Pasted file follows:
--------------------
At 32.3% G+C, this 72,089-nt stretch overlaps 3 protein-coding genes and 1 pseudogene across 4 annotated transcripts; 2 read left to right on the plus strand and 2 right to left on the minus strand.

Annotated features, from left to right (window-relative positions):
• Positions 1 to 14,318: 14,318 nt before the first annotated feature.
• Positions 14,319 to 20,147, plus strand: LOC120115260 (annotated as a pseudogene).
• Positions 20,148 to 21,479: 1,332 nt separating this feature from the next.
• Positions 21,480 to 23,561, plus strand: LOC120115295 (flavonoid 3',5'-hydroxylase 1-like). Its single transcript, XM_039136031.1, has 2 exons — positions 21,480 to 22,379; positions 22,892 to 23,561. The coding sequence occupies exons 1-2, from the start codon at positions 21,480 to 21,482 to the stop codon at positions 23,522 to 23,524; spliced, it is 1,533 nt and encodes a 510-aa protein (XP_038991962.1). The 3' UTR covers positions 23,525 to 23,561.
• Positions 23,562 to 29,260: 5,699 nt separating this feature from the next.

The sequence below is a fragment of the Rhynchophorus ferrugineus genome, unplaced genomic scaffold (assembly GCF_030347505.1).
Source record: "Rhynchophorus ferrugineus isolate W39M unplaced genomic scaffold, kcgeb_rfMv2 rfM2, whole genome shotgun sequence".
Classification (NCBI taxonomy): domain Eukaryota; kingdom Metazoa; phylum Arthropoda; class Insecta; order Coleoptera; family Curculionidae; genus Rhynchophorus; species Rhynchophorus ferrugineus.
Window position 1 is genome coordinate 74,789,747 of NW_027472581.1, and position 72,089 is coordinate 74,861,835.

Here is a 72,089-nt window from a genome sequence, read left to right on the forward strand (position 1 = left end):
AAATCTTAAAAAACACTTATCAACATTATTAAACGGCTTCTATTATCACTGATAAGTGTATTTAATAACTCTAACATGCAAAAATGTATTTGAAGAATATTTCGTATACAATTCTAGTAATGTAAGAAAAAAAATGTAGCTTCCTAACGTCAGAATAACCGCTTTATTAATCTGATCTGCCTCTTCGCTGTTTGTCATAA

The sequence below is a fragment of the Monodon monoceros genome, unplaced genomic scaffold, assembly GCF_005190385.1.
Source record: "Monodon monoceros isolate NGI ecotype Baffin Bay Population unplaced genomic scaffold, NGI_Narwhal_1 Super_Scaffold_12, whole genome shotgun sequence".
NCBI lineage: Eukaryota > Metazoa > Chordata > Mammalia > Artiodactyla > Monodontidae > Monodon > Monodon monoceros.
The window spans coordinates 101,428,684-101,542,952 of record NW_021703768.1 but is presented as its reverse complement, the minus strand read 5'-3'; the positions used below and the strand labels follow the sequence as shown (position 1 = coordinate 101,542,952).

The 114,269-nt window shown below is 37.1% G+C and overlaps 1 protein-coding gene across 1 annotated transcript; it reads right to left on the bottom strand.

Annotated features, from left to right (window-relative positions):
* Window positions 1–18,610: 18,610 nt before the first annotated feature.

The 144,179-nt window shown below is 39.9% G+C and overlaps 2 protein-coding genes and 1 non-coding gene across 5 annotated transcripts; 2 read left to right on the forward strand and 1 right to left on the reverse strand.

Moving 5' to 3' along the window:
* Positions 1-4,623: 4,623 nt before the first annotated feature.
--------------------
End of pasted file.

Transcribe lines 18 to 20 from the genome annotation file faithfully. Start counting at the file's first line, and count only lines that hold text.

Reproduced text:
The 114,269-nt window shown below is 37.1% G+C and overlaps 1 protein-coding gene across 1 annotated transcript; it reads right to left on the bottom strand.

Annotated features, from left to right (window-relative positions):
* Window positions 1–18,610: 18,610 nt before the first annotated feature.